I will test “e 0 succ”, where succ is defined by: succ n = n+1. This amounts to specializing the left side to: AL=Integer, zL=0, sL=succ. I will leave the right side arbitrary, so as to draw general conclusions about “e zR sR”.

The relation I design for ~ or ⟨a⟩ is harder, but here are my design considerations:

• I want “0 ⟨a⟩ zR” and “succ ⟨a→a⟩ sR” to be true, so that I can conclude that “e 0 succ ⟨a⟩ e zR sR” is also true.

• “succ ⟨a→a⟩ sR” expands to:

for all nL::Integer, nR::AR :
if nL ~ nR, then succ nL ~ sR nR

That really looks like what you would do in an inductive definition. And “0 ~ zR” really looks like a base case, too.

• I want a minimal relation, so that “e 0 succ ⟨a⟩ e zR sR” is helpful.

Here is an exaggerated example of how a non-minimal relation is unhelpful. If I defined x~y to be true for all x::Integer and y::AR, the conclusion “e 0 succ ⟨a⟩ e zR sR” would be also trivially true without telling me anything.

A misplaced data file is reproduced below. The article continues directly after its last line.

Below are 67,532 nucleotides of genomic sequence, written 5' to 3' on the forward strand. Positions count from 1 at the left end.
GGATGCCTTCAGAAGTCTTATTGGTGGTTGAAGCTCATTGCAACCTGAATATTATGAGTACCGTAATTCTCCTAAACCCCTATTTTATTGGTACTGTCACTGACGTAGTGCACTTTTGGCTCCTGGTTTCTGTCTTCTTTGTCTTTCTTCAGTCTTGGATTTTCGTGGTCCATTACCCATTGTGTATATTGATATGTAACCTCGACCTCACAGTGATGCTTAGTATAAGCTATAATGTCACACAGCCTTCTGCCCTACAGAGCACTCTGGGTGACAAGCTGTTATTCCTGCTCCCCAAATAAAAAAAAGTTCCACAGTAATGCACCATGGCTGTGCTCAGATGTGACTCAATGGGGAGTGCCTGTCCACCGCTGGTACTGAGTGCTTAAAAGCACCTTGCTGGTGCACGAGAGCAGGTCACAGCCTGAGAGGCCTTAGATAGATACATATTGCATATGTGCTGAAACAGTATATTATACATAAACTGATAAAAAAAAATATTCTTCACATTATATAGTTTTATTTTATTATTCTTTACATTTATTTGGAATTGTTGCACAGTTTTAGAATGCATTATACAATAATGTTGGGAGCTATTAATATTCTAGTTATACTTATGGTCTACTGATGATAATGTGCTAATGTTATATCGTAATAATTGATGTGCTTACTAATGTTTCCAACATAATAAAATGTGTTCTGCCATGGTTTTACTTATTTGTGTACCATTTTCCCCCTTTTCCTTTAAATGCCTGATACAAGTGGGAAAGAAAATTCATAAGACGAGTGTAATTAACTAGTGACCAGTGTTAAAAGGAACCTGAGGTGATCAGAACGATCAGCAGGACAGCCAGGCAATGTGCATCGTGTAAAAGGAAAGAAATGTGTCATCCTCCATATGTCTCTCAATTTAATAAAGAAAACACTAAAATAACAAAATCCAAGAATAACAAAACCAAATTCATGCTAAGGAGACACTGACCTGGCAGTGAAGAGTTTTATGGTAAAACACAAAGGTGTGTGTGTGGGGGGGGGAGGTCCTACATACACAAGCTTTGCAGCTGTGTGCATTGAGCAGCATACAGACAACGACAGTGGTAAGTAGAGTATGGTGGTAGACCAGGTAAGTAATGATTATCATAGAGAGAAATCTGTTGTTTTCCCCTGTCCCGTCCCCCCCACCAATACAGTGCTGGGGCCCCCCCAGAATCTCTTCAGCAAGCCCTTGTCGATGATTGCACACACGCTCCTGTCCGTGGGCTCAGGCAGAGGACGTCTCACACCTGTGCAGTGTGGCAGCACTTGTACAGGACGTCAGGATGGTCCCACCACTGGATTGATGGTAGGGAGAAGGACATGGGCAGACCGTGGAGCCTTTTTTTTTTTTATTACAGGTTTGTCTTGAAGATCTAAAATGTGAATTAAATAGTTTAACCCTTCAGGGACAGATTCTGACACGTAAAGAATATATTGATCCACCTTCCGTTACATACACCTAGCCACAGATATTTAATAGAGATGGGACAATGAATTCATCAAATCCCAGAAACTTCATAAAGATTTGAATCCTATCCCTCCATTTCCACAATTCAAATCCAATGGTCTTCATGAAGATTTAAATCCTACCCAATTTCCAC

So I want x~y to be true for enough pairs of x and y, but false for others.

This point and the previous point together really say I want an inductive definition.

So I define ~ inductively (a.k.a. “the smallest relation such that” and “if x~y then it has to come from using these clauses a finite number of times”):

• 0 ~ zR
• if nL ~ nR, then succ nL ~ sR nR

It works as a partial function from the left to the right: it maps 0 to zR, 1 to sR zR, 2 to sR (sR zR), etc.; and it doesn’t map negative integers to anything. More importantly, if later we find that 2 ~ foo for example, then we know foo = sR (sR zR), there is no other choice.

Then we get:

for all type AR :
for all zR::AR, sR::AR→AR :
e 0 succ ~ e zR sR